Open Source Software At The Register

The Register is the UK's most-visited IT news site (frequently around 3/4 million page impressions a day) and amongst the world's most influential.

GBdirect develop software solutions for The Register website using a wide range of open source software.

The bulk of that software, including the Perl which builds the site, comes free with most open source operating systems.

The Register's Intel-based admin servers and web servers actually run on a version Red Hat's GNU/Linux distribution, but their applications should run pretty-much as well on any implementation of Unix.

That's because, like all open source software, the critical benefits of deploying Linux owe little to the brand and everything to the system's openness

The practical benefits have included:

The Register's systems were originally designed and installed by a company which no longer trades.

GBdirect were, nevertheless, able to take over and extend the site's capabilities without access to documentation or transitional support, e.g. a lot of archeology went into finding out where different parts of the system were actually located and then into deciphering how those parts worked.

We would like to think that our success in managing a seamless transition was all down to our own highly developed software skills, but little would have been possible had our predecessors not implemented the site in open source software. We simply could not have interogated or modified a closed (proprietary) system to the extent that was necessary.

The need to read and modify source code was, for example, an absolute pre-requisite for fixing some pretty creaky parts of the infrastructure whilst adding new and commercially valuable functions to it, e.g. ABC auditing of visitor statistics, sponsored sections, etc.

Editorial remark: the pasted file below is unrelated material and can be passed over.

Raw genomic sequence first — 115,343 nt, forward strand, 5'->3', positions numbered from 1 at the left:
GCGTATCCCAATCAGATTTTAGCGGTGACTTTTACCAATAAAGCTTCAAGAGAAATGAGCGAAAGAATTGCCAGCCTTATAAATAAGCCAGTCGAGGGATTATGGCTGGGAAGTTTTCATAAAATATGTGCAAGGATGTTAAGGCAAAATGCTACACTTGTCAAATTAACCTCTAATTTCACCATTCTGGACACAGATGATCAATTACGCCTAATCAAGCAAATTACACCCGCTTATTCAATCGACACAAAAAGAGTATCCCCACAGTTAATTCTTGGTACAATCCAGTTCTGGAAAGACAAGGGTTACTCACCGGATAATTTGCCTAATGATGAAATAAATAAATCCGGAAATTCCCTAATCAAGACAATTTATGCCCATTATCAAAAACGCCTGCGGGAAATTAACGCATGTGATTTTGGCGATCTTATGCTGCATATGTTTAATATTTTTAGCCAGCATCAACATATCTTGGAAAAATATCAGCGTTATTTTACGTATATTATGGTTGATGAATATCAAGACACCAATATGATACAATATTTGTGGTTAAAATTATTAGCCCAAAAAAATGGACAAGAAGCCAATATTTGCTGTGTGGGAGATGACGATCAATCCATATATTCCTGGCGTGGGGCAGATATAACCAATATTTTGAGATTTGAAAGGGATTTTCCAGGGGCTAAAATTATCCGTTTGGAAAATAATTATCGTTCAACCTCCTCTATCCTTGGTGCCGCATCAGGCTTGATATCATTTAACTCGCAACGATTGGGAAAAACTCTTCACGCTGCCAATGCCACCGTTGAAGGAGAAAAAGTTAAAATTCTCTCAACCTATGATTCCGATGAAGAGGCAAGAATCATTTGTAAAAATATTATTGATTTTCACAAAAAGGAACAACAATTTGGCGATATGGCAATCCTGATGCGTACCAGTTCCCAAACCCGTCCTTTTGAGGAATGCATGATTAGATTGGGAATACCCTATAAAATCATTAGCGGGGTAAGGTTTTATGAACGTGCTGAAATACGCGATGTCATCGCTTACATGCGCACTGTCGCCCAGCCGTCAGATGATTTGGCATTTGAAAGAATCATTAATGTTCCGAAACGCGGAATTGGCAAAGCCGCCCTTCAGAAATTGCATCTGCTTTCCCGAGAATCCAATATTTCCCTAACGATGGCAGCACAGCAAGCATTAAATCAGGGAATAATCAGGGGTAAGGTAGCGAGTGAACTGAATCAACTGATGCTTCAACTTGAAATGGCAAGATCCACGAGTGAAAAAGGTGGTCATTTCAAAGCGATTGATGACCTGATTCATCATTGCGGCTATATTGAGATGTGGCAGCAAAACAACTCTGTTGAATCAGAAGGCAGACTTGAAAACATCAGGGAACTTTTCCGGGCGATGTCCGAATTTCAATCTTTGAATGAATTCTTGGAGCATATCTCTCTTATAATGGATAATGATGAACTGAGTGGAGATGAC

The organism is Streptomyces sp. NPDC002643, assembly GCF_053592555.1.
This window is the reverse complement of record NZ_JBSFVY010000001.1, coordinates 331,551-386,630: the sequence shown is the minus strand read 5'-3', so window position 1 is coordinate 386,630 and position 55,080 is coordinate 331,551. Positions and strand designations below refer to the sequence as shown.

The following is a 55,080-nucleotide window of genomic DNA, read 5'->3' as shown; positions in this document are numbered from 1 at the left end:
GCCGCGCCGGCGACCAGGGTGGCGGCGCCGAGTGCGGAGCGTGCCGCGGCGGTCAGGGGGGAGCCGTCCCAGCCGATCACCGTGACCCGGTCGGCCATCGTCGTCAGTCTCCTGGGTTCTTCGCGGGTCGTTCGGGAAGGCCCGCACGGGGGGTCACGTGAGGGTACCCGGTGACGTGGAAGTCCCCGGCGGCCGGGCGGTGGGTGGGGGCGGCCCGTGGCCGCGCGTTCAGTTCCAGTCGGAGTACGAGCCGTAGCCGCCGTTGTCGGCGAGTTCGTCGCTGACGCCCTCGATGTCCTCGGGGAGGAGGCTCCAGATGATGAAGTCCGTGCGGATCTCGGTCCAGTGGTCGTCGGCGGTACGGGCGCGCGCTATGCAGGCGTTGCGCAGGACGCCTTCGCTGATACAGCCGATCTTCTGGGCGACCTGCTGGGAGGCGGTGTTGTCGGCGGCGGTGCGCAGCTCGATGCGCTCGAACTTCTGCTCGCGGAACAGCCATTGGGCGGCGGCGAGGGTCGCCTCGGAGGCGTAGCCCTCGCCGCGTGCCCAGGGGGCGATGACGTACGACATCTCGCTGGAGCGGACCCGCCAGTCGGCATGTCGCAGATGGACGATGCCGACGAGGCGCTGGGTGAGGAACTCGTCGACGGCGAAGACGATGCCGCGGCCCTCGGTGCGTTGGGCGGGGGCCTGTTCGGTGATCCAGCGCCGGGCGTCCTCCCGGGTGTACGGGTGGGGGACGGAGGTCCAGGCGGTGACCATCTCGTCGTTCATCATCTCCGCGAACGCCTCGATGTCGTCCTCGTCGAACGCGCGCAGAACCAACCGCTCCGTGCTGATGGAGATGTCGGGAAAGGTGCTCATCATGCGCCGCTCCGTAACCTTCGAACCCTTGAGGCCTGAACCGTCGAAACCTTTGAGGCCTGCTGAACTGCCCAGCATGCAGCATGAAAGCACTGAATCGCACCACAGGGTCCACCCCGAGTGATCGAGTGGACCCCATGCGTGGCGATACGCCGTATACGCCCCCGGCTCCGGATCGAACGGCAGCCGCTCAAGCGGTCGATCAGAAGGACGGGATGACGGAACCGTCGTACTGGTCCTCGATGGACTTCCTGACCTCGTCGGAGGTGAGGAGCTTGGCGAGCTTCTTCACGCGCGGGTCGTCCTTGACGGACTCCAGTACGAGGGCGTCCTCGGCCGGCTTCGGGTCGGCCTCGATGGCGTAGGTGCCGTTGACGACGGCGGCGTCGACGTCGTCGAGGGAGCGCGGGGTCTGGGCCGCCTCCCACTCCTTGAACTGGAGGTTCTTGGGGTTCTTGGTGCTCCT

We believe the Register provides an excellent example of the conceptual and practical advantages which open source software has over proprietary alternatives in the electronic commerce environment.

From a visitor's perspective, the site's 24x7 availability is attributable both to the elegance of Unix's basic design and to the unrivalled severity of the Linux test regime (1000s of technically-savvy geeks trying to test it to destruction).

From an advertising point of view, implementing the site's fully audited traffic statistics, its range of new advert formats and its real time updates could only have been done at great expense via a proprietary route.

From the journalist's point of view, our achievement in reducing site updates from a one hour process to a 15 second one (i.e. 240 times faster) could not have been done with closed software. When you buy closed software you typically get what you are given and pay repeatedly for "upgrades" which look suspiciously like bug fixes.

The Register's owners and managers also get a whole range of direct support services which can only be delivered in an open source environment.

Most importantly, when they need software changes (emergency/security fixes, modifications or new functionality) we can simply write and immediately deploy short scripts which re-combine existing tools to provide an optimal solution to a potentially unique requirement. Proprietary software vendors simply can't provide that degree of customisation, nor can they respond immediately to anything but their own commercial emergencies.

If your company needs to develop a site which is valuable enough to be done by professional specialists, why not contact us to discuss the services we offer?

Even if you want to keep your core development in-house, you may want to talk to our consultants' and trainers about their "webtherapy" services, i.e. a whole suite of software techniques and tricks for increasing your website's visibility, usability and commercial effectiveness.